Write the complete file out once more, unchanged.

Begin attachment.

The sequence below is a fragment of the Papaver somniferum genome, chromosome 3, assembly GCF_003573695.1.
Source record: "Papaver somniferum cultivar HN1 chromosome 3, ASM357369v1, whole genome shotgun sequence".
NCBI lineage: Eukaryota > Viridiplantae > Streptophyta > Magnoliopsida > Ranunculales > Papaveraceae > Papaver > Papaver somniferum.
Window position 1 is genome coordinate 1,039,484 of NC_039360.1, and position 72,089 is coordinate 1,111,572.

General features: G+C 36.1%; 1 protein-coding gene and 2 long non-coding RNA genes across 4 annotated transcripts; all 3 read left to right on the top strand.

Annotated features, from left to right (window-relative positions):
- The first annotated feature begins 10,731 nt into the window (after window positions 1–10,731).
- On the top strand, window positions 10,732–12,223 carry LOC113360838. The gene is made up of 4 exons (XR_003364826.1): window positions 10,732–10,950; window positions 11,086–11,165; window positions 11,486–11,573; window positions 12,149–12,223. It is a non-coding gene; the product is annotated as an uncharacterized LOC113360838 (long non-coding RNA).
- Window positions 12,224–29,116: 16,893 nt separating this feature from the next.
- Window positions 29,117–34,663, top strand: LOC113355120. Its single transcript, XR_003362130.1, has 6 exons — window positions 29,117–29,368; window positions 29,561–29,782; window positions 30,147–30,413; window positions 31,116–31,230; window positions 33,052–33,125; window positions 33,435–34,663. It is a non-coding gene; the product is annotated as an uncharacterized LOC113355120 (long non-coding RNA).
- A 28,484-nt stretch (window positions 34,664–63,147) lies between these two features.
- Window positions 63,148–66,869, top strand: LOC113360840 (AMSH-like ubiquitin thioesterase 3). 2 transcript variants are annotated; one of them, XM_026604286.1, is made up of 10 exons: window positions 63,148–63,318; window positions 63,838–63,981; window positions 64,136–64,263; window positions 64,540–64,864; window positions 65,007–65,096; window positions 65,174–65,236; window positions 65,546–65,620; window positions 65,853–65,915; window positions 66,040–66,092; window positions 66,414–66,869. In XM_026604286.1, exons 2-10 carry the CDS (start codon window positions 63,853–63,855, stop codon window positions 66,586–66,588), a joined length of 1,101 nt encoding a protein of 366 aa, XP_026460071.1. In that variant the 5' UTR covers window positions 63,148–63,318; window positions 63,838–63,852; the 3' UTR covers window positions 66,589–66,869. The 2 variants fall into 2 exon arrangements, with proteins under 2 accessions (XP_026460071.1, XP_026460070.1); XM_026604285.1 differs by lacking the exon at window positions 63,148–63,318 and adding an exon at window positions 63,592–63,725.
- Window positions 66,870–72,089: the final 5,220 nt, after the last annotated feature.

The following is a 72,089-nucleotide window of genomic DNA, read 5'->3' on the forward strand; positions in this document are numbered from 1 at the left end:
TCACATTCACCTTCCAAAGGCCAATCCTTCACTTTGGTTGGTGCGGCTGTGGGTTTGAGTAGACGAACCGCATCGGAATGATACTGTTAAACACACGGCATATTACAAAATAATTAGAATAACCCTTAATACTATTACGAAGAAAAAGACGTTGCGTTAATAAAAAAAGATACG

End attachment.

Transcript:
The sequence below is a fragment of the Papaver somniferum genome, chromosome 3, assembly GCF_003573695.1.
Source record: "Papaver somniferum cultivar HN1 chromosome 3, ASM357369v1, whole genome shotgun sequence".
NCBI lineage: Eukaryota > Viridiplantae > Streptophyta > Magnoliopsida > Ranunculales > Papaveraceae > Papaver > Papaver somniferum.
Window position 1 is genome coordinate 1,039,484 of NC_039360.1, and position 72,089 is coordinate 1,111,572.

General features: G+C 36.1%; 1 protein-coding gene and 2 long non-coding RNA genes across 4 annotated transcripts; all 3 read left to right on the top strand.

Annotated features, from left to right (window-relative positions):
- The first annotated feature begins 10,731 nt into the window (after window positions 1–10,731).
- On the top strand, window positions 10,732–12,223 carry LOC113360838. The gene is made up of 4 exons (XR_003364826.1): window positions 10,732–10,950; window positions 11,086–11,165; window positions 11,486–11,573; window positions 12,149–12,223. It is a non-coding gene; the product is annotated as an uncharacterized LOC113360838 (long non-coding RNA).
- Window positions 12,224–29,116: 16,893 nt separating this feature from the next.
- Window positions 29,117–34,663, top strand: LOC113355120. Its single transcript, XR_003362130.1, has 6 exons — window positions 29,117–29,368; window positions 29,561–29,782; window positions 30,147–30,413; window positions 31,116–31,230; window positions 33,052–33,125; window positions 33,435–34,663. It is a non-coding gene; the product is annotated as an uncharacterized LOC113355120 (long non-coding RNA).
- A 28,484-nt stretch (window positions 34,664–63,147) lies between these two features.
- Window positions 63,148–66,869, top strand: LOC113360840 (AMSH-like ubiquitin thioesterase 3). 2 transcript variants are annotated; one of them, XM_026604286.1, is made up of 10 exons: window positions 63,148–63,318; window positions 63,838–63,981; window positions 64,136–64,263; window positions 64,540–64,864; window positions 65,007–65,096; window positions 65,174–65,236; window positions 65,546–65,620; window positions 65,853–65,915; window positions 66,040–66,092; window positions 66,414–66,869. In XM_026604286.1, exons 2-10 carry the CDS (start codon window positions 63,853–63,855, stop codon window positions 66,586–66,588), a joined length of 1,101 nt encoding a protein of 366 aa, XP_026460071.1. In that variant the 5' UTR covers window positions 63,148–63,318; window positions 63,838–63,852; the 3' UTR covers window positions 66,589–66,869. The 2 variants fall into 2 exon arrangements, with proteins under 2 accessions (XP_026460071.1, XP_026460070.1); XM_026604285.1 differs by lacking the exon at window positions 63,148–63,318 and adding an exon at window positions 63,592–63,725.
- Window positions 66,870–72,089: the final 5,220 nt, after the last annotated feature.

The following is a 72,089-nucleotide window of genomic DNA, read 5'->3' on the forward strand; positions in this document are numbered from 1 at the left end:
TCACATTCACCTTCCAAAGGCCAATCCTTCACTTTGGTTGGTGCGGCTGTGGGTTTGAGTAGACGAACCGCATCGGAATGATACTGTTAAACACACGGCATATTACAAAATAATTAGAATAACCCTTAATACTATTACGAAGAAAAAGACGTTGCGTTAATAAAAAAAGATACG